May 112014


Malaysia Airlines flight MH370 and Air France flight 447, both lost inside the world’s oceanic corridors, have by now flooded us all with lost aircraft ‘black-box’ news and information. So, I do hope that one more ‘black-box’ definition to optimistically begin (with a bit of luck) will not frustrate you further. Because some exciting news has recently surfaced just this week about a technological leap in live-streaming of ‘black-box ‘data – a fantastic learning outcome to be possibly gained and assessed from the Missing MH370 Mystery!


Boeing 777-200 aircraft, like all commercial aircraft, have a cockpit voice recorder that records the pilot and co-pilot (and a possible third pilot), and the entire cockpit flight deck. The cockpit voice recorder ‘black-box’ is required to record the most recent two hours of cockpit conversations. Boeing 777-200 aircraft also have a flight data recorder, which is required to report a minimum of 25 flight-time hours of ‘Big Data’, including aircraft altitude, air speed, and heading. Designed to sustain airplane crashes, the ‘black-box’ has crash protective memory. And the ‘black-box’ is required to survive static crashes, fire or heat or deep water immersion, including hydro-static oceanic pressures up to 20,000 feet deep. Thus, the ‘black-box’ is equipped with underwater beacons, which emit a frequency of 25 kilohertz upon immersion in salt or fresh water for up to approximately 30 days.

‘Black-Box’ in ‘The Cloud’ is already here soon!

‘Black-Box’ in ‘The Cloud’ is the technological leap in live-streaming of ‘black-box ‘data to be gained from the Missing MH370 Mystery and its disaster response and recovery.

Indeed, “Canadian airline First Air will soon become one of the few in the world to have the option to live-stream black-box data in the event of an emergency – and the technology they are using is all Canadian made,” according to Global News.

“FLYHTStream,” made by Calgary-based FLYHT Aerospace Solutions, permits safety experts to have “instant access to the flight data and cockpit audio recorder in the event of an emergency – whether it be system failures, or some catastrophe, like a crash,” reports Global News.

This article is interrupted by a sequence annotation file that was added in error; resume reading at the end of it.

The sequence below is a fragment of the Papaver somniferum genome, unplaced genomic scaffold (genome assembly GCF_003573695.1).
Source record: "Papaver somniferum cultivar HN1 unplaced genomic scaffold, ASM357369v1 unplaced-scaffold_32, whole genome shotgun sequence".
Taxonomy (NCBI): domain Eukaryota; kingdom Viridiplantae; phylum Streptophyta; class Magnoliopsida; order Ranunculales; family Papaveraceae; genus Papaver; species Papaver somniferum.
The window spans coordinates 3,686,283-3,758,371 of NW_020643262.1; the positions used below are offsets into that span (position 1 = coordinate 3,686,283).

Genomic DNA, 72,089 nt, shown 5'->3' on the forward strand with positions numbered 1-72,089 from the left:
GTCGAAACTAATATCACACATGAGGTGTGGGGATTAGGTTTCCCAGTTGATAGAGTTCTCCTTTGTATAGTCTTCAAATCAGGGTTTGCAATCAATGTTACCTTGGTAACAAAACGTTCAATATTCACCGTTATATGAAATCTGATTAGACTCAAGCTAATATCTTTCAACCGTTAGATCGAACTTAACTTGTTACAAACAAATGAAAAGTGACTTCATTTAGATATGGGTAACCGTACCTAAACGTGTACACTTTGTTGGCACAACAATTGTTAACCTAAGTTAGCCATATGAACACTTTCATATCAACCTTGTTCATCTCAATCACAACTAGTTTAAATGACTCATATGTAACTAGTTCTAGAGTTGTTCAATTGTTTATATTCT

During an aircraft safety breach, the Automated Flight Information Reporting System (AFIRS) retrieves back live 20 seconds of ‘black-box’ data from the point at which the aircraft safety mishap or flight security breach began, and immediately streams the data to a secure server. The pilot can activate FLYHTStream inside the cockpit. FLYHTStream software also can be pre-programmed to automatically switch on during an aircraft safety mishap or flight security breach.

Live-streaming flight data rehabilitates antiquated aircraft accident investigations, making possible specialized animations that recreates what happened during aviation mishaps. This is extremely valuable, if future mishaps, like MH370 or Air France 447 occur, whereby safety investigators have had to wait months, even years, to retrieve conventional black-boxes lost in remote areas, including deep hazardous oceanic corridors of the world.

Live-streaming can also be actuated from ground-base air traffic controls.

“If one of the dispatchers happened to see something unusual going on with the aircraft, they could push a button, and it would start streaming the data to the ground,” said Vic Charlebois, vice president of Flight Operations for Canadian airline First Air.